It’s obviously common to for people to worry about money sometimes, but, given the stress that either having it or spending it can bring, it’s not something that should always consume us, right? For instance, there are unforeseen expenses that come up all the time, from weddings to fly to, to unfortunate job losses to weekends where the ol’ credit card got a little bit too much usage. And while it can be regrettable waking up and seeing the damage done to your bank account, let’s not hope it drives you into temporary insanity.
While the employment rate is high and the summer spending spree bound to hit, you would think that most Americans aren’t sitting around counting their pennies and wasting precious time worrying about money. But, guess what? You’d be wrong.
That’s because, according to a study from the analytics firm Gallup, per CNBC, the amount of people who worry about money is pretty alarming, with the report suggesting that 25 percent of people in the United States doing so, “all the time.” That last part is what’s most incredible, because, sure, seeing your bank account march towards empty can be frustrating, but not to the point that it should be something that you think about on a regular basis.
What does the study say are the biggest reasons why people worry about money? While most Americans were optimistic — with two-thirds claiming to have enough money to “live comfortably” — there were still plenty who have stress when it comes to their finances. Take a look at what the results of their research said.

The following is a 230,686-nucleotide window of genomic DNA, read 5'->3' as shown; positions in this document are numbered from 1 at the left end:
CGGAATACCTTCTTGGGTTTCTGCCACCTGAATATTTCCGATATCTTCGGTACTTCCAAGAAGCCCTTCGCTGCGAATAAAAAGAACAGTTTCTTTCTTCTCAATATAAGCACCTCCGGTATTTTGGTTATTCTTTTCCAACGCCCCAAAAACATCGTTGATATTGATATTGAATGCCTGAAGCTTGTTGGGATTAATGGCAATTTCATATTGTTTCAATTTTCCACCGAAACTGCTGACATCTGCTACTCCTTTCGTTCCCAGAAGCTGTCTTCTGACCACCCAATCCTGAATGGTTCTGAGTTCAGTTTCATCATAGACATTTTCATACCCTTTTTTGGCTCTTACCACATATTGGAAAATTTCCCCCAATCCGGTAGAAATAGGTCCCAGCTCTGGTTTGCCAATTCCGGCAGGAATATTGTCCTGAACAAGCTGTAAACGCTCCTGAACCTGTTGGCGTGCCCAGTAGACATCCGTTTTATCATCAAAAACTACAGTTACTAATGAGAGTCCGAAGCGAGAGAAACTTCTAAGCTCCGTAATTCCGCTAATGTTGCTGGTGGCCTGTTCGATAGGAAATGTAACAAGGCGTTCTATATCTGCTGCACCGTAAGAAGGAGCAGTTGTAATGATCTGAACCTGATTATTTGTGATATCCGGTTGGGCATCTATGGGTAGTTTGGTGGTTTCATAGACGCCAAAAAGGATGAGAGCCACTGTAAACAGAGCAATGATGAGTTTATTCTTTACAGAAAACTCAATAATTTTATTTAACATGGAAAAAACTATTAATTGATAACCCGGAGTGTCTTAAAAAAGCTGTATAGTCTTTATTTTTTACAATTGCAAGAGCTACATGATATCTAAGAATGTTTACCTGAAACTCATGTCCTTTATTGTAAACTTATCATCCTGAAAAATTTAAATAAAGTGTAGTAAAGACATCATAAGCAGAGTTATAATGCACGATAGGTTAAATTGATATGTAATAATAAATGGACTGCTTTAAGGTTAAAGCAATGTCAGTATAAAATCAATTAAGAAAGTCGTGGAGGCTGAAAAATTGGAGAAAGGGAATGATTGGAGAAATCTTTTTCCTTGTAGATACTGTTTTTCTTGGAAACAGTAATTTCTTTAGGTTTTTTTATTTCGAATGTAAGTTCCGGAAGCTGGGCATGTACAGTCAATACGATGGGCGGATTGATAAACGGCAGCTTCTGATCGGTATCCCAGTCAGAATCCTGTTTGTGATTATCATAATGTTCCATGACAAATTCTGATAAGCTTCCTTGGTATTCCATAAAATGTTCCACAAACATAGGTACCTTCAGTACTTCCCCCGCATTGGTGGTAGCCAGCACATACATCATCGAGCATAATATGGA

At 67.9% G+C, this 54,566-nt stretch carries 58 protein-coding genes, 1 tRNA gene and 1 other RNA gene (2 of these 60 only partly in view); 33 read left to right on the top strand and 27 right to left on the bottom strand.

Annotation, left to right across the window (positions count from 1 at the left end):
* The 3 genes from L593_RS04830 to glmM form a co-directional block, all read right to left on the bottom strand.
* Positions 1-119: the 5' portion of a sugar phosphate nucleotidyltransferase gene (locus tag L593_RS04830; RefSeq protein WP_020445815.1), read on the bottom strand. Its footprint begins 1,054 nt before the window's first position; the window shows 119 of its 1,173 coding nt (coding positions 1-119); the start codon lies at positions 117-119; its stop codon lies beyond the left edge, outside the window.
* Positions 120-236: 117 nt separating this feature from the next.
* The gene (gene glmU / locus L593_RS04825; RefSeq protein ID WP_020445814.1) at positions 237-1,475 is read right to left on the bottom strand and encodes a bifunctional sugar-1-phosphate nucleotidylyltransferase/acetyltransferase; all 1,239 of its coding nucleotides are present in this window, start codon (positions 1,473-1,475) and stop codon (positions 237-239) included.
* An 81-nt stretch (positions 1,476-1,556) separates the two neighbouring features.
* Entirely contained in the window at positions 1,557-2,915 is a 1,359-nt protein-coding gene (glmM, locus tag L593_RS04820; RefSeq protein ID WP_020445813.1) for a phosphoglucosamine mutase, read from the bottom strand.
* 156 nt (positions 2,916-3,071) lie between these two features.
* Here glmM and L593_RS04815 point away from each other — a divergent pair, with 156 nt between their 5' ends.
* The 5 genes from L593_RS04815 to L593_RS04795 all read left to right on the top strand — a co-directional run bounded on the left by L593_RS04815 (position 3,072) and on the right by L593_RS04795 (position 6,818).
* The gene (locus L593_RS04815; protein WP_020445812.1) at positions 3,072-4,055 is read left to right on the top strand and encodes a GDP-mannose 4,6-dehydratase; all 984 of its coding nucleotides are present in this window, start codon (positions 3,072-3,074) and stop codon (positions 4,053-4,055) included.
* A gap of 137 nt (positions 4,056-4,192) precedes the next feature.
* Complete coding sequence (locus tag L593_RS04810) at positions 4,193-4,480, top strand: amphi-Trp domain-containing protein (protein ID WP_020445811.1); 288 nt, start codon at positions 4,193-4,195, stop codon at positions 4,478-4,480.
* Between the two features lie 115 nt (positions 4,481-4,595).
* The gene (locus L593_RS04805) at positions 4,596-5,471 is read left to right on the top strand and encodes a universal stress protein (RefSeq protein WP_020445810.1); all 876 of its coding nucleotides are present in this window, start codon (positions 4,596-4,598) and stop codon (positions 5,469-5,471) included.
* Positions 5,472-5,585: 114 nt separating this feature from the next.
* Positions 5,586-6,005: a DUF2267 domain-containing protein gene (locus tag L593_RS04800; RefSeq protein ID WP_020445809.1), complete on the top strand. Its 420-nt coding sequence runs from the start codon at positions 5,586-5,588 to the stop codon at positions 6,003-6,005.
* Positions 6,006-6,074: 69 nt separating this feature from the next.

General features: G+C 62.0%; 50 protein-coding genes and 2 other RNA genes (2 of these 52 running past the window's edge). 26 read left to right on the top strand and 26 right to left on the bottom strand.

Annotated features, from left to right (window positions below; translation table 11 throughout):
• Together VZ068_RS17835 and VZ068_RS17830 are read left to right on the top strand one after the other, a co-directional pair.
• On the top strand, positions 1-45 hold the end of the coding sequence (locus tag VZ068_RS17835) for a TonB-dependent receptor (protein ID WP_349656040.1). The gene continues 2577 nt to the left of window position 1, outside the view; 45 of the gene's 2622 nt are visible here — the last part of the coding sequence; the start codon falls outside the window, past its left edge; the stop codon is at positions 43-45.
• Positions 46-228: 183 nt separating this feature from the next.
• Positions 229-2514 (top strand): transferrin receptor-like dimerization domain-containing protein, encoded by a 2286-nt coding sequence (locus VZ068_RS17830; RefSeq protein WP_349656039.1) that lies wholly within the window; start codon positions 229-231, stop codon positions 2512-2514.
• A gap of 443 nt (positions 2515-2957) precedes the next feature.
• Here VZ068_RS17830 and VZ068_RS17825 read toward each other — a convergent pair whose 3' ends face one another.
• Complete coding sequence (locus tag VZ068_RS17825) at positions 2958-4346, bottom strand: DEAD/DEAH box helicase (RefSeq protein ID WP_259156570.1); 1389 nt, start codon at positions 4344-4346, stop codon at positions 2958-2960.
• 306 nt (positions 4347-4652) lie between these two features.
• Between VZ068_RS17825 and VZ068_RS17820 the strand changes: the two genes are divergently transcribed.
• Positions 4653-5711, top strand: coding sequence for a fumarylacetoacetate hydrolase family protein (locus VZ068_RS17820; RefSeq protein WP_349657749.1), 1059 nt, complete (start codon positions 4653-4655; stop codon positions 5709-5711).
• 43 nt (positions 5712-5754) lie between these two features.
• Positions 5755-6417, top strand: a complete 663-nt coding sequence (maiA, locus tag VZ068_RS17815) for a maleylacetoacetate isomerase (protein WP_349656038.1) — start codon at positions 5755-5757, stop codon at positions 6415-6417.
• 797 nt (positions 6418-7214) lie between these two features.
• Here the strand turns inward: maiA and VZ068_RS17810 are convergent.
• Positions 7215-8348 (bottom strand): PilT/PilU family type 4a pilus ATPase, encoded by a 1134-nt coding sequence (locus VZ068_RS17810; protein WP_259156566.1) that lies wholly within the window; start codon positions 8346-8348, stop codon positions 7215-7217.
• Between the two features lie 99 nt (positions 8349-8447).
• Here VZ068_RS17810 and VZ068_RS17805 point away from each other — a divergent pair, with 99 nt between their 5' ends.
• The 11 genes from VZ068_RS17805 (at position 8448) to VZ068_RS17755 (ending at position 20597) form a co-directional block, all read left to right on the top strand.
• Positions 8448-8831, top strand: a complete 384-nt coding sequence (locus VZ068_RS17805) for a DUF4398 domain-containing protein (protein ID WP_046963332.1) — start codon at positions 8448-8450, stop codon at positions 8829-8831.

About 56% describe their current financial situation as “good” or “excellent,” the data shows, which is an increase of 10% from 2015 and the highest score since 2002. And 57% say their finances are getting better, which is also an increase of 10% since 2016 and the highest score since 2002.
Two-thirds, or 66%, say they have enough money to “live comfortably.”
Meanwhile, 25% worry “all” or “most” of the time that their household income won’t be enough to cover their expenses.
Their biggest concerns: Saving enough for retirement and unplanned medical costs, with 54% and 51%, respectively, saying they’re “very” or “moderately” worried about each prospect.
So Where Do People Worry About Money The Most?
Well, some may say it’s the inability of most Americans, especially young people, to say “no” to certain things that causes spending, thus, leading to more worry about money. Others could point to higher cost of living and lower salaries in certain parts of the country. Whatever the issues, CNBC points out something that should be super alarming:
A third of Americans don’t have enough savings to cover an unexpected $400 expense, like a medical emergency, without selling something or borrowing money, the Federal Reserve found. And one in four Americans have skipped a medical treatment in the past year because they couldn’t afford it, another recent Gallup poll found.
Look, everyone hopes to have nice things and be able to afford whatever the hell they want to. Unfortunately, too many people aren’t saving as much as they should in an emergency fund should something unexpectedly happen — which is probably why so many people worry about money all the time. Start saving a little more each week and that anxiety might subside a little bit.
You can check out more details from the Gallup study over on CNBC’s website.